horrible disease. caroline: tell us about the excitement we may see in the moment. are we starting to see these trends make a difference? cures areonal cancer things like radiation and chemo. the problem is they kill not healthycer cells but cells and sometimes even patients. what is needed is something with much more specificity. today there are a number of breakthroughs. the first is the human genome project which is very much driven from this country and the united states and from the human genome project we now know all of the genes in the human genome which means it has been possible
to identify all of the genes in a particular cancer patient. knowing the specific genes that are abnormal and a cancer means that those genes can be targeted. that has really taken the world of oncology by -- people know that cancer is not infectious. if i put cancer cells into an animal the animal would not get cancer. the reason is the animal has an immune system. occasionally, a patient with cancer will recover and what is happening in that case is that the immune system is somehow able to recognize the cancer. biologists try to figure out what it is that keeps the immune system in general from attacking cancer cells and has learned to unleash that innate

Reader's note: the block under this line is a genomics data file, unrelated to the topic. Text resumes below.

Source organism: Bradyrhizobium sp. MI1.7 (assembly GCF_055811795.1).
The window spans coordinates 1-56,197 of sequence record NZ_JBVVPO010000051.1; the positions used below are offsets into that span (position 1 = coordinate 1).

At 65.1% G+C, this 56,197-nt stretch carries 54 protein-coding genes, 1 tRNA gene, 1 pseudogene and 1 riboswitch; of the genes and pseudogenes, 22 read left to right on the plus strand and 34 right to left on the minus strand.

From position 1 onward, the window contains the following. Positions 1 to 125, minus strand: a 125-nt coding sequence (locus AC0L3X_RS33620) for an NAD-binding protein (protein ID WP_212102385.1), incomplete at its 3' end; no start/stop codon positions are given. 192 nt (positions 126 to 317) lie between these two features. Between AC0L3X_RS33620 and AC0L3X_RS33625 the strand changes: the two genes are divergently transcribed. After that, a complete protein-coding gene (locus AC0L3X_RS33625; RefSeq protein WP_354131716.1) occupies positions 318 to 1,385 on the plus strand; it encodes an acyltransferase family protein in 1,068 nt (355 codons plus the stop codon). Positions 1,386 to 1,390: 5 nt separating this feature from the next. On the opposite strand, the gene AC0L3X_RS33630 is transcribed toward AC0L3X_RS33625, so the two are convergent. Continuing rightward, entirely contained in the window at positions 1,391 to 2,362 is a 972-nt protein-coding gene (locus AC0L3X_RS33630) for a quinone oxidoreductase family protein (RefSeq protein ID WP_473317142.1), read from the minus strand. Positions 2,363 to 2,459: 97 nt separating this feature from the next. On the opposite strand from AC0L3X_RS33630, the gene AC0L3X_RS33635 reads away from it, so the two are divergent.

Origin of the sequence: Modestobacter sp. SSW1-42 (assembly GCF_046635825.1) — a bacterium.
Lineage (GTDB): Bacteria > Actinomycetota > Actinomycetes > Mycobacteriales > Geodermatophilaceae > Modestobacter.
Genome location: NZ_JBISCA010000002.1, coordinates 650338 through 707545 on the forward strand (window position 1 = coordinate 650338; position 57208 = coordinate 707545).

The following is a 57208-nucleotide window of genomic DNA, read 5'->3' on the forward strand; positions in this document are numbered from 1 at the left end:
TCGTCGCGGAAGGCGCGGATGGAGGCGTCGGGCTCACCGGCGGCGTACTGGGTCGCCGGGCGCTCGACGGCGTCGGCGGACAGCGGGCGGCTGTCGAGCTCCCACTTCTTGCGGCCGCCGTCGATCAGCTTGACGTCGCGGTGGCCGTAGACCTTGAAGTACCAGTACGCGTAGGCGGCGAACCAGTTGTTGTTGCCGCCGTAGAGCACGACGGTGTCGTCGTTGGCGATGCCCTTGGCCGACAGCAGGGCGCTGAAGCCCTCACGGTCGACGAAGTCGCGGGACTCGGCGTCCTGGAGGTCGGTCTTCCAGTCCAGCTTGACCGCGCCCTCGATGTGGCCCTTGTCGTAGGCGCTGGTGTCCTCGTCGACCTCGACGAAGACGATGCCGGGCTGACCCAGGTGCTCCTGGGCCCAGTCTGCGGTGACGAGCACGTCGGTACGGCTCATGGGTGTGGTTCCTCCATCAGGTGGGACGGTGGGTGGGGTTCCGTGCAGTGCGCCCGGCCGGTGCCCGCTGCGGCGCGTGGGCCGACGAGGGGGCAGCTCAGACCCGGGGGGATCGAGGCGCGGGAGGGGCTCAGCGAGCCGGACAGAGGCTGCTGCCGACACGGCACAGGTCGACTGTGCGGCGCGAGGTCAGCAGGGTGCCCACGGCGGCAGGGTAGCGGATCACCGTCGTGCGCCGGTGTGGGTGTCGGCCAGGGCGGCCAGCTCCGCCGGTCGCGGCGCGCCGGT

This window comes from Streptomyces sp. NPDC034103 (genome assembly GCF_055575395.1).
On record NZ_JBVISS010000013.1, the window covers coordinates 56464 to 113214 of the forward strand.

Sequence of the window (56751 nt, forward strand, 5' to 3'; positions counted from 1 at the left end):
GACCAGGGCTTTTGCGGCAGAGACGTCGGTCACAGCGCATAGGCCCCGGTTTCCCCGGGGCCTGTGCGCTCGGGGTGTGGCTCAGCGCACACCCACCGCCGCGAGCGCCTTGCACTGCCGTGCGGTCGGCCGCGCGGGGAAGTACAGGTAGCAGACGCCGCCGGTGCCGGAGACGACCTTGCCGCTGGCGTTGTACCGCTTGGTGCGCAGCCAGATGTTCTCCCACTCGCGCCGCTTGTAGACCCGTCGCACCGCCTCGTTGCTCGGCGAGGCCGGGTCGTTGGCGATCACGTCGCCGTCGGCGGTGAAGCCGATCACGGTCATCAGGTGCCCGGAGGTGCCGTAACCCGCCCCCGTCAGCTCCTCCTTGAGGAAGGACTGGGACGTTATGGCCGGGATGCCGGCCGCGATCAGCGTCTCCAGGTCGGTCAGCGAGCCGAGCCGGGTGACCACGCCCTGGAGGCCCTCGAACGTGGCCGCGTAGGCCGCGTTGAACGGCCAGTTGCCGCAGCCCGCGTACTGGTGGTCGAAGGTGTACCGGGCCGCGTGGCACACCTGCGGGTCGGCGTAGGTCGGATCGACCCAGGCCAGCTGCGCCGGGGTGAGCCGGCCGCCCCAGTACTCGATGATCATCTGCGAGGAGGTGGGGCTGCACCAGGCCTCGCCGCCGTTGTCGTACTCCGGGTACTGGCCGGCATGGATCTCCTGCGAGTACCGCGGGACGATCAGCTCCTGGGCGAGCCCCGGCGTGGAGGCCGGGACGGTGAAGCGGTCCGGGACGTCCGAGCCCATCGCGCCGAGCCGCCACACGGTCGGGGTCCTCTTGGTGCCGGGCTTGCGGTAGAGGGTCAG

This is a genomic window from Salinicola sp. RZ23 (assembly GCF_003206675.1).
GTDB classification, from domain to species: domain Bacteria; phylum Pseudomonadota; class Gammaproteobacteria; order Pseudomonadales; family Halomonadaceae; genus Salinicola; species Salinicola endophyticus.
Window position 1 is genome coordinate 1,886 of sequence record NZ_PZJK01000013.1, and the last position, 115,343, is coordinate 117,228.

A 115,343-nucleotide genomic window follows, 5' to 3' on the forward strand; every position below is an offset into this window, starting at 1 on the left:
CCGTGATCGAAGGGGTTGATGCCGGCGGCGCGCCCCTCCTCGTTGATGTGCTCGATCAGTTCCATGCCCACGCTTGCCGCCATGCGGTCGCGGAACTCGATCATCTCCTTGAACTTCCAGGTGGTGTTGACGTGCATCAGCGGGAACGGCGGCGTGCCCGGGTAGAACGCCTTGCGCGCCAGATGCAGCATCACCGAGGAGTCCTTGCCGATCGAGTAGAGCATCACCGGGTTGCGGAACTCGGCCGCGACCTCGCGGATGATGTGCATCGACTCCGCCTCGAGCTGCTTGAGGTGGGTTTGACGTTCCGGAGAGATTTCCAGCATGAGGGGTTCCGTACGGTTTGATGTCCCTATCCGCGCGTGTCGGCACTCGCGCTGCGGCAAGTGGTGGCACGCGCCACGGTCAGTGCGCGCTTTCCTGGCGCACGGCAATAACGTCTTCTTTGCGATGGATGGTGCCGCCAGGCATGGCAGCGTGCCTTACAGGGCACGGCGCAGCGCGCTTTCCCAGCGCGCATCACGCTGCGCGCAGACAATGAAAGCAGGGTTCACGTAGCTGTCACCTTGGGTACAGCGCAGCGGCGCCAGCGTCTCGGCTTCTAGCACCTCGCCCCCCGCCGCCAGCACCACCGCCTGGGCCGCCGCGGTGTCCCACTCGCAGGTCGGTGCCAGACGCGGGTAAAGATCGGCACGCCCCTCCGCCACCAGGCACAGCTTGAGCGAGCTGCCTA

ability to attack cancer in a patient. caroline: where should we be looking in terms of future trends. should we be looking at certain geographies where these steps and breakthroughs are being made? >> there unquestionably reaping rewards. i do not know that they are necessarily geographic system is -- specific anymore than industry and science are geographic specific. but the breakthroughs are coming from a combination of the science and the technology at an ever-increasing rate and basically, there are multiple ways that we now think about and are able to affect cancer. block the growth of cancer cells and we can cause them to die and that biology was